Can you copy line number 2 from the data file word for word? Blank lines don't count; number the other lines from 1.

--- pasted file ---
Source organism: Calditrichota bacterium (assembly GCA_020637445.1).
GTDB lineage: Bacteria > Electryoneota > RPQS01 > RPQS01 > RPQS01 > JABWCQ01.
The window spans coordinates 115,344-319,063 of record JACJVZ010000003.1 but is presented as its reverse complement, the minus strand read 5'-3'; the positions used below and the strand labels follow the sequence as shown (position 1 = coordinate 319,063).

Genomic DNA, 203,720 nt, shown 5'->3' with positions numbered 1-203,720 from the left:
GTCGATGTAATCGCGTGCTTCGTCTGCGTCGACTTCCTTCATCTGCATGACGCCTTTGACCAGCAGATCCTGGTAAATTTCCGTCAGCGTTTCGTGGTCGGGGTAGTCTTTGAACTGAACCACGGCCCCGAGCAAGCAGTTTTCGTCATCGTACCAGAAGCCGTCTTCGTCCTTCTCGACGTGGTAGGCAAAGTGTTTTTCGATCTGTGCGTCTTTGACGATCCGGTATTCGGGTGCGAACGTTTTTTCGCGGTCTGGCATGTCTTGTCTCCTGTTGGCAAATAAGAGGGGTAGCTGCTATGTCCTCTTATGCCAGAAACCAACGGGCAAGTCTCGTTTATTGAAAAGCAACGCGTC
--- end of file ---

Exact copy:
GTDB lineage: Bacteria > Electryoneota > RPQS01 > RPQS01 > RPQS01 > JABWCQ01.